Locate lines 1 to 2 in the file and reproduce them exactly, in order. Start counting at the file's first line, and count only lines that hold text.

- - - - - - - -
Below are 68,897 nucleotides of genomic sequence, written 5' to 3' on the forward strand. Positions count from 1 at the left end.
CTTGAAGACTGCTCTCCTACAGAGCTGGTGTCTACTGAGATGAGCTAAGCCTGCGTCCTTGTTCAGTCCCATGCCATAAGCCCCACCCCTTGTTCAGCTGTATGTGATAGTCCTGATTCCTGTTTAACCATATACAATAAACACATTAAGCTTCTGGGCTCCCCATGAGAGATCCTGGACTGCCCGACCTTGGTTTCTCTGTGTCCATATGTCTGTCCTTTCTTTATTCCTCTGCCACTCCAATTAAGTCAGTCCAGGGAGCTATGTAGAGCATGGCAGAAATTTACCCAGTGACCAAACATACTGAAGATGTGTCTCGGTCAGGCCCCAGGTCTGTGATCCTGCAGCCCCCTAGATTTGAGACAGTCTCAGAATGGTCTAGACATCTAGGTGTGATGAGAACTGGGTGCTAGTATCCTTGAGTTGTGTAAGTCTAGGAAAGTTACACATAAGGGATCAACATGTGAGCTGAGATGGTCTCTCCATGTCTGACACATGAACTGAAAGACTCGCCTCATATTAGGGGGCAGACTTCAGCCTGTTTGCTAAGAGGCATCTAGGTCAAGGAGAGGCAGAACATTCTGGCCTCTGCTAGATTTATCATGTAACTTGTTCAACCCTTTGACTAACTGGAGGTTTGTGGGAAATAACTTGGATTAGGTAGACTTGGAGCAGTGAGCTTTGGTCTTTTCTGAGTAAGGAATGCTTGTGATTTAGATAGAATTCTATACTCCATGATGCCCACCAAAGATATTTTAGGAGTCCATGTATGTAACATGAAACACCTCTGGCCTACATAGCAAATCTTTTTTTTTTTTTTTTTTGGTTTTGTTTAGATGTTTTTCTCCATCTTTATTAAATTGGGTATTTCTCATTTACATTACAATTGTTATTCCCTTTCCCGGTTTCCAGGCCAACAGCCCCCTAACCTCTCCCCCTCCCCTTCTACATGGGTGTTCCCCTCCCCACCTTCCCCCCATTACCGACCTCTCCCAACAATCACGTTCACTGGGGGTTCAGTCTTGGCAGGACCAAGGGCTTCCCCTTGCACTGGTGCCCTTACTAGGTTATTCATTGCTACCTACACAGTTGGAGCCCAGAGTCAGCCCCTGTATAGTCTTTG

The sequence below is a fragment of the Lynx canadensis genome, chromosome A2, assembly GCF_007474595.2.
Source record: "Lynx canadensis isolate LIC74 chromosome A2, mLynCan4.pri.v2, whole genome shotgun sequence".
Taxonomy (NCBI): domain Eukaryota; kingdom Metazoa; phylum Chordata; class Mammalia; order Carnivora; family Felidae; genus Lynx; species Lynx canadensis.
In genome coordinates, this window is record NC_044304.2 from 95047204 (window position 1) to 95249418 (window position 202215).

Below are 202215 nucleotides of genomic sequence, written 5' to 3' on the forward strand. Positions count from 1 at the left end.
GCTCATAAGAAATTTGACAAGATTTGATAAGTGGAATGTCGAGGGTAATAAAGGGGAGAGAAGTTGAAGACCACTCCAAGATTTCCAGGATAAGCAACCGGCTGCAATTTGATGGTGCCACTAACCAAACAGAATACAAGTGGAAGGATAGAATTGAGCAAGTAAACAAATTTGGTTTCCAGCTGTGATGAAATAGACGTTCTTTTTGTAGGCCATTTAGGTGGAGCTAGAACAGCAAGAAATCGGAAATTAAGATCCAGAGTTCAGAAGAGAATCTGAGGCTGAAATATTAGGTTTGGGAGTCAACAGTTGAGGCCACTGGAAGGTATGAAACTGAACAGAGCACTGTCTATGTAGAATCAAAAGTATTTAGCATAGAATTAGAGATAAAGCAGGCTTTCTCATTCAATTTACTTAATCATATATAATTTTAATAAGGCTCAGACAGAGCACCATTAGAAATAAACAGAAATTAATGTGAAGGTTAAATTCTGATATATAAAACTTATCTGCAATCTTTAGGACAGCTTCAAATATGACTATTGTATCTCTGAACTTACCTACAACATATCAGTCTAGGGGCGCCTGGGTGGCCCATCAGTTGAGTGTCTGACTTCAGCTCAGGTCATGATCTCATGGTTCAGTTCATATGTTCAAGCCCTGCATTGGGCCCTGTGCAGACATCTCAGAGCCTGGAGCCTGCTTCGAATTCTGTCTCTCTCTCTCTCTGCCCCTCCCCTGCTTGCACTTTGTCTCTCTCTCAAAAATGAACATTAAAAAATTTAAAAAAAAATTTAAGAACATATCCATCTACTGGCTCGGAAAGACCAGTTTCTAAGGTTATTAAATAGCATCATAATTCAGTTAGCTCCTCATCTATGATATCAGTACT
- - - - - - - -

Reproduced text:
Below are 68,897 nucleotides of genomic sequence, written 5' to 3' on the forward strand. Positions count from 1 at the left end.
CTTGAAGACTGCTCTCCTACAGAGCTGGTGTCTACTGAGATGAGCTAAGCCTGCGTCCTTGTTCAGTCCCATGCCATAAGCCCCACCCCTTGTTCAGCTGTATGTGATAGTCCTGATTCCTGTTTAACCATATACAATAAACACATTAAGCTTCTGGGCTCCCCATGAGAGATCCTGGACTGCCCGACCTTGGTTTCTCTGTGTCCATATGTCTGTCCTTTCTTTATTCCTCTGCCACTCCAATTAAGTCAGTCCAGGGAGCTATGTAGAGCATGGCAGAAATTTACCCAGTGACCAAACATACTGAAGATGTGTCTCGGTCAGGCCCCAGGTCTGTGATCCTGCAGCCCCCTAGATTTGAGACAGTCTCAGAATGGTCTAGACATCTAGGTGTGATGAGAACTGGGTGCTAGTATCCTTGAGTTGTGTAAGTCTAGGAAAGTTACACATAAGGGATCAACATGTGAGCTGAGATGGTCTCTCCATGTCTGACACATGAACTGAAAGACTCGCCTCATATTAGGGGGCAGACTTCAGCCTGTTTGCTAAGAGGCATCTAGGTCAAGGAGAGGCAGAACATTCTGGCCTCTGCTAGATTTATCATGTAACTTGTTCAACCCTTTGACTAACTGGAGGTTTGTGGGAAATAACTTGGATTAGGTAGACTTGGAGCAGTGAGCTTTGGTCTTTTCTGAGTAAGGAATGCTTGTGATTTAGATAGAATTCTATACTCCATGATGCCCACCAAAGATATTTTAGGAGTCCATGTATGTAACATGAAACACCTCTGGCCTACATAGCAAATCTTTTTTTTTTTTTTTTTTGGTTTTGTTTAGATGTTTTTCTCCATCTTTATTAAATTGGGTATTTCTCATTTACATTACAATTGTTATTCCCTTTCCCGGTTTCCAGGCCAACAGCCCCCTAACCTCTCCCCCTCCCCTTCTACATGGGTGTTCCCCTCCCCACCTTCCCCCCATTACCGACCTCTCCCAACAATCACGTTCACTGGGGGTTCAGTCTTGGCAGGACCAAGGGCTTCCCCTTGCACTGGTGCCCTTACTAGGTTATTCATTGCTACCTACACAGTTGGAGCCCAGAGTCAGCCCCTGTATAGTCTTTG